Alright, I'm aware I buried the lede here. Blah blah blah Intel and AMD, sitting in a tree, K-I-S-S-I-N-G—but how does the Hades Canyon NUC perform? Well, in my tests, really quite well. Even though the built-in i7-8809G (with its four cores and eight threads) seems like an average high-power mobile processor (and, it's notably behind desktop-focused processors like the i5-8400 in multithreaded performance), it's plenty fast for most games. But that's where the AMD portion of the chip elevates things.
Even Intel's best Iris Pro graphics can't dream of keeping up with the NUC's 24 AMD Vega cores. Using a new interface it calls EMIB, the Vega chip, Intel's quad-core i7 processor. and 4 gigabytes of high-speed HBM2 video memory all peacefully coexist on the same piece of silicon. EMIB? YOLO.
I found that games like Middle Earth: Shadow of War and Forza 7 worked great even at higher settings. While it's not going to rival a top-tier graphics card, and you won't be playing AAA titles at 4K/60, the i7-8809G can crank out solid 1080p numbers. All in all, for a system with a displacement of only 1.2 liters, it's amazing.
I should tell you that the version of the Hades Canyon I tested is also unlocked, which means tweakers should be able to overclock the processor, graphics, and RAM in order to eke just a little more performance out of it. I've been assured by Intel that the chip, cooling system, and power supply can handle a little extra stress. I was able to use Intel's Extreme Tuning Utility to make the NUC a bit faster by upping its Turbo Boost speeds. Admittedly, overclocking experts will be able to do a better job than I did.
There's one thing that anyone looking at this computer should absolutely know—there's no way, as of yet, to buy it from Intel fully equipped. Most NUC systems are sold without RAM, SSD, and an operating system. On one hand, it's super easy to install this stuff, install Windows, and get on your merry way … if you're savvy enough. But, if you were hoping to sidle up to a cash register at your local Best Buy, Microsoft Store, or Micro Center and buy a fully-working PC, you'll be disappointed.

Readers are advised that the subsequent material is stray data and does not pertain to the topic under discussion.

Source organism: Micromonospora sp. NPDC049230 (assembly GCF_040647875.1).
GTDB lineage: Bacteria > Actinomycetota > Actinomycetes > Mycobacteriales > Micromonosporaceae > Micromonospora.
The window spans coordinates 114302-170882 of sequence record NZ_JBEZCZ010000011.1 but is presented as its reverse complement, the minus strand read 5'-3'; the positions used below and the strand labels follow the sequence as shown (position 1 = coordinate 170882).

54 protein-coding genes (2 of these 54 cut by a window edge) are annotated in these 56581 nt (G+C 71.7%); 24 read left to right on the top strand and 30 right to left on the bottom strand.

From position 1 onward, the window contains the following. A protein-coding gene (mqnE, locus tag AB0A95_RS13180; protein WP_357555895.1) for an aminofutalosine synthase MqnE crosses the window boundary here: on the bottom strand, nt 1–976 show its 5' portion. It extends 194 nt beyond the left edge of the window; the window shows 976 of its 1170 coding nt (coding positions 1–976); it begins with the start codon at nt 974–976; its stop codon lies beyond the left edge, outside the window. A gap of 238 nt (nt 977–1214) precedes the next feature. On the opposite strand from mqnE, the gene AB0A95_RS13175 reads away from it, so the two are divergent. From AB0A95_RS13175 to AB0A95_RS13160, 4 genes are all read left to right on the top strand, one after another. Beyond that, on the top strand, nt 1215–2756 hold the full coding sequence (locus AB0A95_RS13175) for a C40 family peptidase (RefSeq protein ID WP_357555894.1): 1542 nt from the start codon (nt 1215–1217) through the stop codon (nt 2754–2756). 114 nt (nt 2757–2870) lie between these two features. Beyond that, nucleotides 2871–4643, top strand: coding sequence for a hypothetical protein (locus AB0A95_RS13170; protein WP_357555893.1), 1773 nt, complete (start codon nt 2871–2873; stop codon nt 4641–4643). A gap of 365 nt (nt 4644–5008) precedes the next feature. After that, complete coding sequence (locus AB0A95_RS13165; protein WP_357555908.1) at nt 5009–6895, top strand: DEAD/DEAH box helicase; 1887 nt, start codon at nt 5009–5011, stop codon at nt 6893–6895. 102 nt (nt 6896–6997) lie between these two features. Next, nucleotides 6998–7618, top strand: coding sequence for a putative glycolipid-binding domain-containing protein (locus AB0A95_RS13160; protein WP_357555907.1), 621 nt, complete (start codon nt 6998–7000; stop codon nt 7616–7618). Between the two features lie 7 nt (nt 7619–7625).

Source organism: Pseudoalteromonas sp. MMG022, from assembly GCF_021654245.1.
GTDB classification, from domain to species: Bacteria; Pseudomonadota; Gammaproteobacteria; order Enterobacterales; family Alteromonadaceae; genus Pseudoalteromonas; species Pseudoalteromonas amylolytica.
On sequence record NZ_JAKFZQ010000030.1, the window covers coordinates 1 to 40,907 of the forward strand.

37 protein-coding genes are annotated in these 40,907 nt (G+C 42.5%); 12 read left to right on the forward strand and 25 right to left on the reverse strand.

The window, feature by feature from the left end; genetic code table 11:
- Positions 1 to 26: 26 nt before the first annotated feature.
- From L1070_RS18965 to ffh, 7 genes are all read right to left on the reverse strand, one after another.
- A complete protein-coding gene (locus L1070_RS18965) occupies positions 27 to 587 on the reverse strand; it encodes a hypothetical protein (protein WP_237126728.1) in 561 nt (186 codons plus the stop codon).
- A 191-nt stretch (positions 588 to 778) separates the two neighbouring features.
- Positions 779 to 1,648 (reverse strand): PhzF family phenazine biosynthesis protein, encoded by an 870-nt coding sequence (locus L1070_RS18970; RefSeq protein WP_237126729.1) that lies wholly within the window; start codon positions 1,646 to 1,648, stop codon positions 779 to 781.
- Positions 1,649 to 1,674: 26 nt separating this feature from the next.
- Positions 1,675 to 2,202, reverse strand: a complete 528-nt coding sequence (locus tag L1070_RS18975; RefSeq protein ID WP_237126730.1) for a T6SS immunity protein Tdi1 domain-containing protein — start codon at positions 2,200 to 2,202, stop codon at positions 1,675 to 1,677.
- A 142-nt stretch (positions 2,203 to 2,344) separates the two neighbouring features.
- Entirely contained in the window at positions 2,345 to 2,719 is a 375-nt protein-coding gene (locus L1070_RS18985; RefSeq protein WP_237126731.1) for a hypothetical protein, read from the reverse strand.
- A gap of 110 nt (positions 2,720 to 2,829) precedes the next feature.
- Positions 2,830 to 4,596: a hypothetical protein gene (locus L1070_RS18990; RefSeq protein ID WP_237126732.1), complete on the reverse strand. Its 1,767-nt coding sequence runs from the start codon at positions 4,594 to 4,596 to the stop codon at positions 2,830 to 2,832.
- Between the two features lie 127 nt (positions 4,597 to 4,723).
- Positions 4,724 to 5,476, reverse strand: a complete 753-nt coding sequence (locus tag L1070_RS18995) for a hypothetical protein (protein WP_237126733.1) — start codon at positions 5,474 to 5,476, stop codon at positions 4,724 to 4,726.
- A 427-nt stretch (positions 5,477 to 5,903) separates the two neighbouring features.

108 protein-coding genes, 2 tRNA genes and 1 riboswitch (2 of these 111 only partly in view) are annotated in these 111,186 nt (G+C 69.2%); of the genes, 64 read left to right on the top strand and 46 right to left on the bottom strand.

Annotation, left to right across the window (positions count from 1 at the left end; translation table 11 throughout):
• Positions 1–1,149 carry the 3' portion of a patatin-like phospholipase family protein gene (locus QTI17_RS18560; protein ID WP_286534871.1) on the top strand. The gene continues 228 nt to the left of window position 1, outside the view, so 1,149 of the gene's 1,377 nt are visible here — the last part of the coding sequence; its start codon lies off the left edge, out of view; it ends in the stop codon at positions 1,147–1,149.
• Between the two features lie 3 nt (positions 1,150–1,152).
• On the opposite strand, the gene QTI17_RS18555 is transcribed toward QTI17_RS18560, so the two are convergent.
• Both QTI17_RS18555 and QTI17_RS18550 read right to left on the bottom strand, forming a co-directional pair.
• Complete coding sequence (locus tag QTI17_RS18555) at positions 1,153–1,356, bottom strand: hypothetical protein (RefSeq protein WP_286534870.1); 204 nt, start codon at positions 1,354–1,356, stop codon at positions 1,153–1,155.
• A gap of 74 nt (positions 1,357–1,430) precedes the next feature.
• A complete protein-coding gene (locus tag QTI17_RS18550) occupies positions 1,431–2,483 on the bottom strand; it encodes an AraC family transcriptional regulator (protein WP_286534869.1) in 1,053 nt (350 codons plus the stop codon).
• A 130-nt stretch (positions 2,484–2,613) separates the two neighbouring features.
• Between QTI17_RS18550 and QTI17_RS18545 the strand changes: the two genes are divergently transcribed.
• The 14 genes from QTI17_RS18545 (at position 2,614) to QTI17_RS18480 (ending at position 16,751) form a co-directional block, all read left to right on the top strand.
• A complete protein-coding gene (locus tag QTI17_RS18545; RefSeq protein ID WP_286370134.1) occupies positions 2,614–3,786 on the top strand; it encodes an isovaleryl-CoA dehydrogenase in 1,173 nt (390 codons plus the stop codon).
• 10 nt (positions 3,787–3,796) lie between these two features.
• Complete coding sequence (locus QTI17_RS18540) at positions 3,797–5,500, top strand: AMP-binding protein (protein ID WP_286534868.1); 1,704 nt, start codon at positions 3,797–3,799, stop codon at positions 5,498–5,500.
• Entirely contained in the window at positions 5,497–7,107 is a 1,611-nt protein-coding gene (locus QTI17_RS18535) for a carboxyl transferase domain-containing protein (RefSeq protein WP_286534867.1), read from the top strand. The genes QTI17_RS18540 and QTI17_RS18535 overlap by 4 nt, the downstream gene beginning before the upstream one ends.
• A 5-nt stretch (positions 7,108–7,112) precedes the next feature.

Canyon of Doom
As much as Intel got right here, there's stuff you should know about this mighty mini's flaws. Glossy photos on a retailer's website likely won't show you the large power brick you'll need to hide under your desk. It's big and heavy and absolutely required, unlike devices with integrated power like the Xbox One X. And, unlike opting for a scratch-built rig, you're stuck with the onboard Vega graphics, so there's no upgrade path (unless you invest in a Thunderbolt external GPU enclosure).
But, I think there's a ton to like about this computer. Most of all, it's hard to find something this potent that's also this petite. Even though the milder, non-overclockable NUC8i7HNK starts at $799 (and, decked out with 2 SSDs and 16 GB RAM, my unlocked loaner NUC8i7NVK would cost around $1,600 before Windows gets installed) good luck finding another computer like this one.
Intel has created a rig that's unobtrusive, highly capable, portable, and plays games at 1080p without breaking a sweat. It's just as well suited to the gamer who wants a smokin' hot living room PC as it is to a media pro looking for a slinky powerhouse that won't bat an eye at DaVinci Resolve or Adobe Lightroom. Miss the days when Apple actually gave a damn about the Mac Mini? This is the worthy replacement you've been pining for.